In this thought-provoking podcast episode, we delve into the third and fourth main points of doctrine in the Canons of Dort, focusing on human corruption and conversion. Our guest, Kim Riddlebarger, provides valuable insights into these topics and helps us understand the theological significance of these canons. The Canons of Dort were written as a response to the errors of the Arminians and the Remonstrants, who challenged the doctrines of election and the efficacy of the gospel. By examining these canons, we gain a deeper understanding of the nature of sin, the need for regeneration, and the role of faith in salvation.
The Nature of Human Corruption
The Canons of Dort begin by affirming that man was originally created in the image of God, with a true knowledge of his Creator and a righteous nature. However, due to Adam's rebellion, sin entered the world, and all of his descendants inherited a sinful nature. This corruption affects every aspect of our being, including our mind, heart, and will. We are blinded by sin, our judgment is distorted, and our hearts are hardened. The Canons of Dort emphasize that this corruption is not merely a lack of goodness, but an active rebellion against God. We are inclined to evil and incapable of reforming ourselves or disposing ourselves to reform. In other words, we are dead in sin and slaves to our sinful nature.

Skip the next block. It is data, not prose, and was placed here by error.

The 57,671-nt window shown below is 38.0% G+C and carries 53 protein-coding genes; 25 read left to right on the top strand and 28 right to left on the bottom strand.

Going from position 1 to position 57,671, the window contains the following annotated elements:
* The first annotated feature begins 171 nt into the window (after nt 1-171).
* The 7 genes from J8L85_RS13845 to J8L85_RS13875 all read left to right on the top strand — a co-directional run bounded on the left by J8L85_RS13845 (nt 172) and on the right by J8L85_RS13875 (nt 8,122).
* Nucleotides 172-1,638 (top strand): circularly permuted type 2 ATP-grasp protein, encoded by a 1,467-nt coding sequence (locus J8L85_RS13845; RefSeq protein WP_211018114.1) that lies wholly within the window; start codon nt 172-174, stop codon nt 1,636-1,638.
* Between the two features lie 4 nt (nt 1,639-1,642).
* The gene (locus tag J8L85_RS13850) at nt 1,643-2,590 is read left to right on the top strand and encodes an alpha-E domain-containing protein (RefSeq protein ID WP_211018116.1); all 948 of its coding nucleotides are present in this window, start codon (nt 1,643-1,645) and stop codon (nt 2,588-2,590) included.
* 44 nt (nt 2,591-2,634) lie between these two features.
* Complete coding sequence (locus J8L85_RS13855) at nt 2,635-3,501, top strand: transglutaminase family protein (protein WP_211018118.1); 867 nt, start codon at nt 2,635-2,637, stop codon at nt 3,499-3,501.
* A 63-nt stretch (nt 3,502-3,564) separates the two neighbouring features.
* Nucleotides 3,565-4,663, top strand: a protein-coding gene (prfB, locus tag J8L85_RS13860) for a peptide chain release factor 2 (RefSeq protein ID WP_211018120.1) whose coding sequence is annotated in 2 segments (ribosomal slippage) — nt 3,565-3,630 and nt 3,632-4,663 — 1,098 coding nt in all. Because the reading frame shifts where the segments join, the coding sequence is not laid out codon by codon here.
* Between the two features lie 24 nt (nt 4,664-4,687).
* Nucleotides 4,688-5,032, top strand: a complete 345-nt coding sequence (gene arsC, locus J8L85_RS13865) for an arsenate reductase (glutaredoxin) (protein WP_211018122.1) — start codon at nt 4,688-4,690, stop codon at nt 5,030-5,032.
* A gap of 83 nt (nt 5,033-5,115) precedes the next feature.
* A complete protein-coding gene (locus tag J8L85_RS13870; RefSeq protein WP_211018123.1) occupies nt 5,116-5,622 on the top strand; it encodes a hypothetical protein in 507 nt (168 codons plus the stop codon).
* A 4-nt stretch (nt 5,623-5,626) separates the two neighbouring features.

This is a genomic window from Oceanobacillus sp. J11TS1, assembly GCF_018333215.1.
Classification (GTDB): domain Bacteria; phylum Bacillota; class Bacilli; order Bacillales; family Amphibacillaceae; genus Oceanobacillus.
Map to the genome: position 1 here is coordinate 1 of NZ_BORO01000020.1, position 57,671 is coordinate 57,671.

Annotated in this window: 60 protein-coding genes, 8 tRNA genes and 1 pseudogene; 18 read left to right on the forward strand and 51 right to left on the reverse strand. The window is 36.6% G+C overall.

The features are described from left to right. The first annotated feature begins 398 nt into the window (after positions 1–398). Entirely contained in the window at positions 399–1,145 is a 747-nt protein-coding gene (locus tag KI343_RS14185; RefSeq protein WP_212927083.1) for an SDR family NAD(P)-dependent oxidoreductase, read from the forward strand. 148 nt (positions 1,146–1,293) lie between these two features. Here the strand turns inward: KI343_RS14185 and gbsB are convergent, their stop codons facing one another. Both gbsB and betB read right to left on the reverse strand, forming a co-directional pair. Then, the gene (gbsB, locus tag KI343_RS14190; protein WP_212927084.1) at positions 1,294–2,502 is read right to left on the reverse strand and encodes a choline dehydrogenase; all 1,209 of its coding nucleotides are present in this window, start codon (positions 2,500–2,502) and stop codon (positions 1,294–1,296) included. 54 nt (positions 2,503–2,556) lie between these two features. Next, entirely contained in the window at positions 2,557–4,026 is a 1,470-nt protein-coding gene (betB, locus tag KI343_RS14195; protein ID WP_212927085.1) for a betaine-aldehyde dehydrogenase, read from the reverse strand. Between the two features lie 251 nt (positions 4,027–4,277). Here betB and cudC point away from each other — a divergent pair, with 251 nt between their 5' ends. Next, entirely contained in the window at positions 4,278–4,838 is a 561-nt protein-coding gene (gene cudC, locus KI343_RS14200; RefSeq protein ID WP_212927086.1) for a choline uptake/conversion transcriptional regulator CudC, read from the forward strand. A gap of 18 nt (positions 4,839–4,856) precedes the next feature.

The Spread of Corruption and Total Inability
The Canons of Dort further explain that this corruption spreads to all of Adam's descendants, except for Christ. We are conceived in sin and born as children of wrath. Our sinful nature makes us neither willing nor able to return to God or reform ourselves. We are spiritually dead and enslaved to sin. The Canons of Dort make it clear that we cannot save ourselves or contribute to our salvation in any way. Our wills are in bondage to our sinful nature, and we are incapable of choosing Christ unless God intervenes and changes our hearts.
The Insufficiency of Natural Revelation and the Law
The Canons of Dort address the insufficiency of natural revelation and the law in bringing about salvation. While natural revelation and the law can expose the magnitude of our sin and convict us of our guilt, they do not offer a remedy or enable us to escape from our misery. Natural revelation reveals God's existence and some aspects of His character, but it cannot reveal the gospel or the way of salvation. The law, on the other hand, exposes our sin and condemns us, but it cannot give us the ability to obey God's commands. The Canons of Dort emphasize that salvation is not achieved through the observance of the law or the works of the flesh, but through faith in Christ alone.
The Gospel as the Means of Salvation